Tips on getting into private school
You’ve decided on private school and have selected the one that best suits your family. Now what? How does acceptance work? Read on to find out what you need to know about applications, assessments and interviews.
Here’s an opportunity for the school to learn about your child and family. The process varies according to your child’s age and level of education, but one common part of the application is to ask why you’re considering a new school and how you believe the school you’ve picked will best support your child. You’ll also be asked for family histories, your financial standing and other general questions that will be used to create a profile of your child. Admissions departments will want to know how younger elementary-aged students (those in kindergarten and grade one, for example) behave in social situations and interact with their peers, while students in higher grades will need to show their academic background, says Lydia J. Hawkins, director of enrollment at Strathcona-Tweedsmuir School in Okotoks, Alta. Previous report cards will be included as backup paperwork. Depending on the age of your kids, they may be asked to either answer questions on their own or provide a written essay, which will give educators insight into their academic abilities. Answers should be thoughtful and edited, but a true reflection of their writing abilities and thought processes. (Refrain from doing this assignment for your student—admissions officers have seen it all!)
Just about every private school has an in-person meeting as part of the admissions process, and parents often wonder how best to help their children prepare for their interviews. This is an opportunity for the school staff to get to know you, and you should prepare your child in the event that he or she is interviewed alone (you may be interviewed separately). Questions will pertain to the current school year, the student’s strengths and challenges, goals and desire to attend the school. Depending on the grade, situational questions around decision-making and other non-cognitive assessment tools may also be used.
For parents, schools hope to ensure a strong partnership between the home and classroom. While it’s important to prepare, being honest is integral to the process.
The York School in Toronto invites candidates to a full-day experience at the school, where staff and teachers can meet prospective students, which helps to determine whether the school is a good match. Older candidates (Grades 6 to 11) participate in a group interview following their time learning about the school. “We want to see how your child interacts with others. Are they collaborative? Are they reflective? Are they a good listener? Are they passionate?” the school’s site says.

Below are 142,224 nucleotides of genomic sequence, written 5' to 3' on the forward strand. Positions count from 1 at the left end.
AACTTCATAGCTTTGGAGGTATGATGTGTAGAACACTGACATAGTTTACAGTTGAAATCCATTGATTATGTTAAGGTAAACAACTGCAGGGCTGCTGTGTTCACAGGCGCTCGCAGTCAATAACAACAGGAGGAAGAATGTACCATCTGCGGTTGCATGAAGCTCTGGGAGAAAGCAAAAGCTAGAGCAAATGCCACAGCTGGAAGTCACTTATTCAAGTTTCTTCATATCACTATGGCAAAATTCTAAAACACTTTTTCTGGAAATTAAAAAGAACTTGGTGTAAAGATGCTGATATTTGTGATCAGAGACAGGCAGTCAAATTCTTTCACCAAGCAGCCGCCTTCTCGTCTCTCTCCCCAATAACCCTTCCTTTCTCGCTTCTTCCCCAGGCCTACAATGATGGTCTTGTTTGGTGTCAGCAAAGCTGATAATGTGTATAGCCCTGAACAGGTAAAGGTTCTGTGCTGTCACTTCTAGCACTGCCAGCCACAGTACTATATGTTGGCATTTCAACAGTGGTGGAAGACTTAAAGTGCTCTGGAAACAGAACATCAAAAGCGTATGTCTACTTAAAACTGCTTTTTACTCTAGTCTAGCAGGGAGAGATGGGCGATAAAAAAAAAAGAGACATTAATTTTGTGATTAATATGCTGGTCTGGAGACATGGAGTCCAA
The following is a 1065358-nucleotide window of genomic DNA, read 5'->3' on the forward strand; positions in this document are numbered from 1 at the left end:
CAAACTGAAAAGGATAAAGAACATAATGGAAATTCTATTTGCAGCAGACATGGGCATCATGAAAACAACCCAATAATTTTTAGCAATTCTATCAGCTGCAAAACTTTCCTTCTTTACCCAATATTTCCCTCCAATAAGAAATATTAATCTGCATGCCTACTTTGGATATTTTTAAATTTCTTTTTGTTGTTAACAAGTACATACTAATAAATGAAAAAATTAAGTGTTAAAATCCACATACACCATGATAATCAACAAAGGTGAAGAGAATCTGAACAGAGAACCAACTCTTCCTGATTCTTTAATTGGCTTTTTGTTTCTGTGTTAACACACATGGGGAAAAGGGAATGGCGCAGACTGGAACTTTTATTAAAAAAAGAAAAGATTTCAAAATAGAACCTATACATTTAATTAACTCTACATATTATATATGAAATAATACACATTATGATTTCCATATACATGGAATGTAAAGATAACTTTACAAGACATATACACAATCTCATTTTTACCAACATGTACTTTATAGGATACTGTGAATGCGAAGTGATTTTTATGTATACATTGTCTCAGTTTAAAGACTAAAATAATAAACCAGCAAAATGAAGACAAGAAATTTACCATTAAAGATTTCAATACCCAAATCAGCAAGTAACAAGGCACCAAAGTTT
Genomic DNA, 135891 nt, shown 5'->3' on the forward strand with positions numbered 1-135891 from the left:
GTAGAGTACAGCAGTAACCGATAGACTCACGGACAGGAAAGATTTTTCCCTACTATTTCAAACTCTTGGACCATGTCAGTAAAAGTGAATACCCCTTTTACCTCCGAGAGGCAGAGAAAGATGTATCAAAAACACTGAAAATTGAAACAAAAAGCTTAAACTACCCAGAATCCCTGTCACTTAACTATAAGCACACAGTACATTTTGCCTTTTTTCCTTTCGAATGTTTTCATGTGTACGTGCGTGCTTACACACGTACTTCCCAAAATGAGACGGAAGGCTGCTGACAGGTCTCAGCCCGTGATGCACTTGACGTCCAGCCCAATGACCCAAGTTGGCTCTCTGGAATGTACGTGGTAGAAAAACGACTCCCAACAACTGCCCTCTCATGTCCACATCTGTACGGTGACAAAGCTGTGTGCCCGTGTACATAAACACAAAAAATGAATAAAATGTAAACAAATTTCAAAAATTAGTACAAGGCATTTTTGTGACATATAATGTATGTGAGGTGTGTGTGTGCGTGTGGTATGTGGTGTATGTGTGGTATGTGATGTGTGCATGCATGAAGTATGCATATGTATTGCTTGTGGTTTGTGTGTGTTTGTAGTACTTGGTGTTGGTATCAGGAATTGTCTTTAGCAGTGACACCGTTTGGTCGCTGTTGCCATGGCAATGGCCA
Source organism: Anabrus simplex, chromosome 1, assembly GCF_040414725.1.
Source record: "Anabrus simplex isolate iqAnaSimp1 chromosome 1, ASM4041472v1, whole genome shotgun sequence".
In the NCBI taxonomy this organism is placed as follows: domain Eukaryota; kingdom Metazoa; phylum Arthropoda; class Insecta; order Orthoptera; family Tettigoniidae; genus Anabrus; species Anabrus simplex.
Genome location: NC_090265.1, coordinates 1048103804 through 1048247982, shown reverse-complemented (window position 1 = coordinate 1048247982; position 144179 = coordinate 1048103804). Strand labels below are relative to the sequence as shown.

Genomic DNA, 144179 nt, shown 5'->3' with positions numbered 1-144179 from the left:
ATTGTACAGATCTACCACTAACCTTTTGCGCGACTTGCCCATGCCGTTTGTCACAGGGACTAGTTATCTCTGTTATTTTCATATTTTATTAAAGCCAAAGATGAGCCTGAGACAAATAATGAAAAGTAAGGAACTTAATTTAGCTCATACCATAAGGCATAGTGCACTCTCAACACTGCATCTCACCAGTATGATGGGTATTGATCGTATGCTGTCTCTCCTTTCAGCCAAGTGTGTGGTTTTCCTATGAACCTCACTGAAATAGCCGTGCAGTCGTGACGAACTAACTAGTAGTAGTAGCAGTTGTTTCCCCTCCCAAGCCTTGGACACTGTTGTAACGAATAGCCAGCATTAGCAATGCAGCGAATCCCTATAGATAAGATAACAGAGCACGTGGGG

You can help your child prep by asking them a few key questions that are sure to arise at their meeting. They should have some great experiences or initiatives to talk about that really reflect themselves and will make an impression. They’ll definitely be asked why they chose the school—for this one you’ll want them to be armed with a few specific reasons, including what appeals most to them, why they want to attend either a co-ed or gender-specific school, as well as why they think they’ll succeed as a student in the school. It’s also ideal for you to have them think outside of the box and have answers to a few fun and creative questions prepared—“if you could travel anywhere in the world, where would it be?” “If you could sit down for dinner with anyone in the world, who would it be?” It’s key for kids to be ready to share what they love most, show enthusiasm and a well-rounded personality, and really be engaged and ready to learn.
Standardized tests and assessments
We know—no one likes a test. But there are various assessment tools depending on the age group of the student applying, and one of the most common for middle and senior schools (Grades 5 to 11) is the secondary school admission test (SSAT). The SSAT isn’t a make-or-break, says Hawkins, and different schools put more emphasis on them than others, but it’s an important part of the application process, as results can really help the school get an idea of applicants’ strengths and weaknesses. Students should do some prep (you can find materials online) to get familiar with the format but spending too much time studying or mulling over content may cause extra anxiety, which won’t help come test time. Be sure to remind them—schools are looking at the student as a whole; this test is just one part of the application process.
Acceptances (and refusals)
If your child gets in, great—job well done. But don’t take it to heart if you get a negative response from the school. The truth is some schools get more applications than anticipated and just can’t accommodate all interested students. Don’t give up the first time—you can often reapply, especially if you have younger children, who will grow and change as they develop.
Originally published in the 2019 Private School Guide.